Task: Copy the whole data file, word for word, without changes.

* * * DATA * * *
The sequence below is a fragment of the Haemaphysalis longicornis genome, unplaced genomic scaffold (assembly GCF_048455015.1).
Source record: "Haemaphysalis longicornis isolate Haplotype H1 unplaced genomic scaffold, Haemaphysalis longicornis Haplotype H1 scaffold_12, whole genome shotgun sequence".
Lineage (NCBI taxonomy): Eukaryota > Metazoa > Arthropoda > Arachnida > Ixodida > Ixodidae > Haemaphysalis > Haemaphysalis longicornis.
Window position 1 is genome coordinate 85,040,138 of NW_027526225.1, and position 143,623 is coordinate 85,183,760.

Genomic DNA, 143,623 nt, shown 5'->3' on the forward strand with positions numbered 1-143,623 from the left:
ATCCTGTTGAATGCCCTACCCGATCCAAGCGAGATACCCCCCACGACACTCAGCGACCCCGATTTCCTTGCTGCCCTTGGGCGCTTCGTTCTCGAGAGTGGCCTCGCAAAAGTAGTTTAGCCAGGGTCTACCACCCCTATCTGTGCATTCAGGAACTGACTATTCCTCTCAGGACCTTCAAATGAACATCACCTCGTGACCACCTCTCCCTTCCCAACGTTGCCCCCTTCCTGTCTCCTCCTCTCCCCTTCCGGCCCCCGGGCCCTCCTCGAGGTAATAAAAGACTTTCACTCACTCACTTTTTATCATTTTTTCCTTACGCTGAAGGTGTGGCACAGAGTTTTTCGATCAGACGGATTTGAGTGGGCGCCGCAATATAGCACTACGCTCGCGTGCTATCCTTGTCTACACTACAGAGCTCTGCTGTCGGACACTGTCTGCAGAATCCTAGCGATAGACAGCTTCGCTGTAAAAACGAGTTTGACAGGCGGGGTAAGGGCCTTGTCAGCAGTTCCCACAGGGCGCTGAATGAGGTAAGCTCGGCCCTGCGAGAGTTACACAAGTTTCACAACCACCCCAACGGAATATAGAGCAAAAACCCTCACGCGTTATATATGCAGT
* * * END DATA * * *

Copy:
The sequence below is a fragment of the Haemaphysalis longicornis genome, unplaced genomic scaffold (assembly GCF_048455015.1).
Source record: "Haemaphysalis longicornis isolate Haplotype H1 unplaced genomic scaffold, Haemaphysalis longicornis Haplotype H1 scaffold_12, whole genome shotgun sequence".
Lineage (NCBI taxonomy): Eukaryota > Metazoa > Arthropoda > Arachnida > Ixodida > Ixodidae > Haemaphysalis > Haemaphysalis longicornis.
Window position 1 is genome coordinate 85,040,138 of NW_027526225.1, and position 143,623 is coordinate 85,183,760.

Genomic DNA, 143,623 nt, shown 5'->3' on the forward strand with positions numbered 1-143,623 from the left:
ATCCTGTTGAATGCCCTACCCGATCCAAGCGAGATACCCCCCACGACACTCAGCGACCCCGATTTCCTTGCTGCCCTTGGGCGCTTCGTTCTCGAGAGTGGCCTCGCAAAAGTAGTTTAGCCAGGGTCTACCACCCCTATCTGTGCATTCAGGAACTGACTATTCCTCTCAGGACCTTCAAATGAACATCACCTCGTGACCACCTCTCCCTTCCCAACGTTGCCCCCTTCCTGTCTCCTCCTCTCCCCTTCCGGCCCCCGGGCCCTCCTCGAGGTAATAAAAGACTTTCACTCACTCACTTTTTATCATTTTTTCCTTACGCTGAAGGTGTGGCACAGAGTTTTTCGATCAGACGGATTTGAGTGGGCGCCGCAATATAGCACTACGCTCGCGTGCTATCCTTGTCTACACTACAGAGCTCTGCTGTCGGACACTGTCTGCAGAATCCTAGCGATAGACAGCTTCGCTGTAAAAACGAGTTTGACAGGCGGGGTAAGGGCCTTGTCAGCAGTTCCCACAGGGCGCTGAATGAGGTAAGCTCGGCCCTGCGAGAGTTACACAAGTTTCACAACCACCCCAACGGAATATAGAGCAAAAACCCTCACGCGTTATATATGCAGT